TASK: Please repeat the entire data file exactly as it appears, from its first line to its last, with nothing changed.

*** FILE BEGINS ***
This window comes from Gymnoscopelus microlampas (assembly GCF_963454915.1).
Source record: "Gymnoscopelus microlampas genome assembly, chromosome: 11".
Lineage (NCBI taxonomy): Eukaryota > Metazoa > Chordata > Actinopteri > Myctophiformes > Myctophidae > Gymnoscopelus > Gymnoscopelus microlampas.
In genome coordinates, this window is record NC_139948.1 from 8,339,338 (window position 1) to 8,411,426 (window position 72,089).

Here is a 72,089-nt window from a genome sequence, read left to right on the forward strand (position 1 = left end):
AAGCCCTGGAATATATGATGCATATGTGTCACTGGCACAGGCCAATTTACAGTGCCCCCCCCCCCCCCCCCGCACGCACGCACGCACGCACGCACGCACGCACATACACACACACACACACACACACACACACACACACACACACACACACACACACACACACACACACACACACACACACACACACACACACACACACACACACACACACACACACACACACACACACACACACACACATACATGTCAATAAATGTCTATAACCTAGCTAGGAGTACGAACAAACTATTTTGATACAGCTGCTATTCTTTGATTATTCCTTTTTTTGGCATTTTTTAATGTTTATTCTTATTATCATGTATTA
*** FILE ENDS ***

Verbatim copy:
This window comes from Gymnoscopelus microlampas (assembly GCF_963454915.1).
Source record: "Gymnoscopelus microlampas genome assembly, chromosome: 11".
Lineage (NCBI taxonomy): Eukaryota > Metazoa > Chordata > Actinopteri > Myctophiformes > Myctophidae > Gymnoscopelus > Gymnoscopelus microlampas.
In genome coordinates, this window is record NC_139948.1 from 8,339,338 (window position 1) to 8,411,426 (window position 72,089).

Here is a 72,089-nt window from a genome sequence, read left to right on the forward strand (position 1 = left end):
AAGCCCTGGAATATATGATGCATATGTGTCACTGGCACAGGCCAATTTACAGTGCCCCCCCCCCCCCCCCCGCACGCACGCACGCACGCACGCACGCACGCACATACACACACACACACACACACACACACACACACACACACACACACACACACACACACACACACACACACACACACACACACACACACACACACACACACACACACACACACACACACACACACACACACACACACATACATGTCAATAAATGTCTATAACCTAGCTAGGAGTACGAACAAACTATTTTGATACAGCTGCTATTCTTTGATTATTCCTTTTTTTGGCATTTTTTAATGTTTATTCTTATTATCATGTATTA